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GLTF shines with other half of fall repertory

Margaret Davis

Issue date: 10/17/08 Section: Focus
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How well do you know your fairy tales? After seeing Great Lakes Theater Festival's (GLTF) production of Stephen Sondheim's Into the Woods, you might be questioning your expertise.

In Sondheim's world, with the mystical woods as a background, the audience is introduced to a few inhabitants of the woods: the baker and his wife, a boy named Jack with a milky white cow, and a young woman who is practically indentured to her stepmother and two stepsisters.

All begins with the baker's wife and her want for a child; in order to help get one, they make a deal with a witch. In exchange for a child, the witch asks for a cow as white as milk, hair the color of golden corn, a single gold slipper, and a cloak as red as blood. It is this barter that sets the wheels in motion for the baker and his wife to go onto a fanciful trip into the mysterious woods, and for Sondheim to combine as many fairy tale stories as possible in the woods.

The simplistic set (three large trees that are also rooms and homes for the characters) help keep the story cohesive as many more fairy tales are introduced. From Little Red Riding Hood's encounters with the wolf to Rapunzel and her corn-gold hair, the baker and his wife seamlessly jump between different tales.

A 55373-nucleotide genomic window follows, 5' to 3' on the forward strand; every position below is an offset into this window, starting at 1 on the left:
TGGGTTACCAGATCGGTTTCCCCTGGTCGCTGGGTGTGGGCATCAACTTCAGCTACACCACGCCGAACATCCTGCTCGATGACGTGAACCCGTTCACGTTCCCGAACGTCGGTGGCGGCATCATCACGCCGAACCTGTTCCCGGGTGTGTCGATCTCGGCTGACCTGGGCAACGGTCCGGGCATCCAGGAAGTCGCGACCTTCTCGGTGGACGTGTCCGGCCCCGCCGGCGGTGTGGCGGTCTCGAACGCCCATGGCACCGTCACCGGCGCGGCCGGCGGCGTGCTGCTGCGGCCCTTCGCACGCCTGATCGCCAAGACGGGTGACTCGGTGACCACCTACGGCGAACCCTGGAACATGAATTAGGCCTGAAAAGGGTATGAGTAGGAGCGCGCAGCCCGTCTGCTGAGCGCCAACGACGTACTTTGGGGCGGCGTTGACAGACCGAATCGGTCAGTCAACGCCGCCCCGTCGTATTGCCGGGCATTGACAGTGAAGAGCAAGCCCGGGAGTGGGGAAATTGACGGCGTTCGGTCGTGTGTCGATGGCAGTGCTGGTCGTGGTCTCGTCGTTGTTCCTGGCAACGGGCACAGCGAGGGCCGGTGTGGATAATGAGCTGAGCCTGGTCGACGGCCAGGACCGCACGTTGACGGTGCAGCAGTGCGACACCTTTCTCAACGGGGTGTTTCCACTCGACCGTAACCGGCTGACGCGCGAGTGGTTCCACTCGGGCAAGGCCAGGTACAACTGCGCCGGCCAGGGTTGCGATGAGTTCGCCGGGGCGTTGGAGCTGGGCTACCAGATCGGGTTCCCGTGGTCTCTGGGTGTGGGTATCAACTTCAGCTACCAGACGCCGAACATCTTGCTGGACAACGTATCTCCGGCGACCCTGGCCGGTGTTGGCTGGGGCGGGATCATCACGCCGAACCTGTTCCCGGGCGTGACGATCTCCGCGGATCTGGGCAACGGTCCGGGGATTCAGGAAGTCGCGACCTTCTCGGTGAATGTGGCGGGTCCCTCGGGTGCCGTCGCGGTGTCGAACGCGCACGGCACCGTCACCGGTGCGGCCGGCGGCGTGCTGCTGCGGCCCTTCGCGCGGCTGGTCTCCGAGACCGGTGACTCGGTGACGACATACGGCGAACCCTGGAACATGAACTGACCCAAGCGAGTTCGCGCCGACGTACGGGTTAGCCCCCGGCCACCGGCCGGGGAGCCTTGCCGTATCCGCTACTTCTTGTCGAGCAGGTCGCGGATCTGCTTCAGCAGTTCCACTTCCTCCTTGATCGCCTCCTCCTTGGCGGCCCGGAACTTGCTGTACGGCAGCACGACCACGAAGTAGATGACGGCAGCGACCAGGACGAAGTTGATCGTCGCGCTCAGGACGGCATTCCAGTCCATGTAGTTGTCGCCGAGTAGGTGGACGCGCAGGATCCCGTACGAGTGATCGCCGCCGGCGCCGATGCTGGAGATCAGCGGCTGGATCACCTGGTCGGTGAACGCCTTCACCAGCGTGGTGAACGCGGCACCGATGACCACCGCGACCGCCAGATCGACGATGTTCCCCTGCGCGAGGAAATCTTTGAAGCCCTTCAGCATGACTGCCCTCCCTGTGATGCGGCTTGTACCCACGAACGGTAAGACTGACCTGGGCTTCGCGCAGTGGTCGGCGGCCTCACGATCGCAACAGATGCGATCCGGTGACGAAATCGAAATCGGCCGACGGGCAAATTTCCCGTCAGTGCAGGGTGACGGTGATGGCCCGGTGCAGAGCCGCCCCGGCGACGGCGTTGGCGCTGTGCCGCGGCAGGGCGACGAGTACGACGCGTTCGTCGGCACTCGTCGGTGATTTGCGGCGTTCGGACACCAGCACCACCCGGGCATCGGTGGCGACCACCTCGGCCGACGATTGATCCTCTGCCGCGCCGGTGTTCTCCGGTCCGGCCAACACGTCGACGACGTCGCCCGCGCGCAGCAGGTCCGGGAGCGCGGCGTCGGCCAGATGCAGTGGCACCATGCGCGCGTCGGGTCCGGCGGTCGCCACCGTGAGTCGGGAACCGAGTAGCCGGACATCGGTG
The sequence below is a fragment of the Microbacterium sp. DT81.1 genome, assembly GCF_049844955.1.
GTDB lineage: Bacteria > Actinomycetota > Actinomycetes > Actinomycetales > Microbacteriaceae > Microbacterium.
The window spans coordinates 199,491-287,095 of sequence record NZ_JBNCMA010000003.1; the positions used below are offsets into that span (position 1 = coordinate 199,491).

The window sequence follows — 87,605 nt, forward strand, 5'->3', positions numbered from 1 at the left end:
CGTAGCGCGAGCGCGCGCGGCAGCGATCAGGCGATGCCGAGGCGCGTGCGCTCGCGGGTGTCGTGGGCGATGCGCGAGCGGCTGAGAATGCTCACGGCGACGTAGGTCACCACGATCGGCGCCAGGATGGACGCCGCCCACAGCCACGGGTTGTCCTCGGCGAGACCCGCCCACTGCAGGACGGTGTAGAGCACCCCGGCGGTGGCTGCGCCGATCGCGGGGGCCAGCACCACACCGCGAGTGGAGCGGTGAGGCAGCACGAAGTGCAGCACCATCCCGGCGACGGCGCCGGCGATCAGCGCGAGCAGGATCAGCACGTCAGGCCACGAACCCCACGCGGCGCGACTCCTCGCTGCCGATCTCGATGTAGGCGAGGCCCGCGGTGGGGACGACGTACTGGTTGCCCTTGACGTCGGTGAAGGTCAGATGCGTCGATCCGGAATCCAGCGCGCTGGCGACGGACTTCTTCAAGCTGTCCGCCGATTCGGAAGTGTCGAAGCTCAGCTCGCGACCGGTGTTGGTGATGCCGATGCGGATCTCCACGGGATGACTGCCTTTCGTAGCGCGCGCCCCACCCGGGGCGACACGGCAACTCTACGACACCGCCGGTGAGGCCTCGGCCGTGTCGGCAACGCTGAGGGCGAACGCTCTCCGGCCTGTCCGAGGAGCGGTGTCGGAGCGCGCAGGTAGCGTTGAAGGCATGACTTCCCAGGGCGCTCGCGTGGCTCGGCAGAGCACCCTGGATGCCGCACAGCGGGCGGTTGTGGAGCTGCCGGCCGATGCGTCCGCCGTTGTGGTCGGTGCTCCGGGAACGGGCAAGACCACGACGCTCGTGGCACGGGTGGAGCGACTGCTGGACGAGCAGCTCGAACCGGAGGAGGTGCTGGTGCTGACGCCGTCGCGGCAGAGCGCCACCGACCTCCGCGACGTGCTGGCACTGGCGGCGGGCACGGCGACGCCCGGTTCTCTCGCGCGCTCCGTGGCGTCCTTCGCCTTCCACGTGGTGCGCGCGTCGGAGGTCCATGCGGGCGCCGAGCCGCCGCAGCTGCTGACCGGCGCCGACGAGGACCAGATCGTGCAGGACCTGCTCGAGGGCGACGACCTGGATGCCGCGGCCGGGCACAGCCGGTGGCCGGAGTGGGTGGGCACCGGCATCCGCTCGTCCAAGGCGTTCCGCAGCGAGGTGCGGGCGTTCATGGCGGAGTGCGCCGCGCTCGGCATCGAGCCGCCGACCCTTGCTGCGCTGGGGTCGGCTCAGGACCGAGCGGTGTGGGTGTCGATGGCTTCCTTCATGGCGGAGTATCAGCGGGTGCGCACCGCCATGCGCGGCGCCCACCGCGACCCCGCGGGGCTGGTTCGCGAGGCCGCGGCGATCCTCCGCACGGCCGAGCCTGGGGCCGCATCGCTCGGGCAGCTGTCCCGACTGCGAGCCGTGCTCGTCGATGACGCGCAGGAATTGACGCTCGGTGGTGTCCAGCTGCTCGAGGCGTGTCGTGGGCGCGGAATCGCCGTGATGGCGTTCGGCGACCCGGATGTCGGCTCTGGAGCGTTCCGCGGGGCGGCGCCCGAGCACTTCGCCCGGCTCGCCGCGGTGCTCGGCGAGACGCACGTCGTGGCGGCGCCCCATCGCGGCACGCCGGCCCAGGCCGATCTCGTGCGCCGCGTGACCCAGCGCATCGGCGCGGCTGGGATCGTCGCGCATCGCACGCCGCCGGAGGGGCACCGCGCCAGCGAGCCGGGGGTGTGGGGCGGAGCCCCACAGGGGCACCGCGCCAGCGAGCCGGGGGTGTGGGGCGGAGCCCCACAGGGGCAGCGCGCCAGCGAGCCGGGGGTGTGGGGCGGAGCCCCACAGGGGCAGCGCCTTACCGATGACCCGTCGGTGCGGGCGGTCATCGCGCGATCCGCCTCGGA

While it is fairly easy to identify some favorite fairy tale characters, GLTF's production took some unique ideas to recreate some beloved characters. Jack, played by Tim Try, had a color Mohawk as well as a tattoo of his beloved cow on his bicep. Similarly, Little Ride Riding hood's style was much more that of a punk rocker with red and black hair and combat boots.

As all of the tales mesh together in the woods to different musical numbers, it is easy to be swept into the magic of the first act as all of the characters' lives intertwine to eventually result in some kind of "happily ever after."

And then there is Act Two. For anyone who was never fond of the term "happily ever after," Sondheim addresses your feelings with his second act (and consequently is not quite as child-friendly as the first act). Focusing once again on the lives of the beloved fairy tale characters, the second act looks at the repercussions of "happily ever after."

Under one great threat, the characters band together once again in the woods. However, this time the world is more than black and white. This point is driven home by the song "No One is Alone," as Cinderella, the baker, Jack and Little Red Riding Hood try and save their homes at the edge of the woods.

The company did a fantastic job on this production. With a strong cast, both musically and in acting ability, Into the Woods is a lot of fun. With a nice blend of humorous songs, like "Agony," sung by the two princes as they lament after women they cannot seem to win, and endearing songs like "No One Is Alone," there is a lot to learn from Sondheim's Into The Woods while still having fun.

Into the Woods will be playing at the Hanna Theater until Nov. 8. Tickets start at $13 and can either be purchased online at www.greatlakestheater.org or by calling 216.241.6000.
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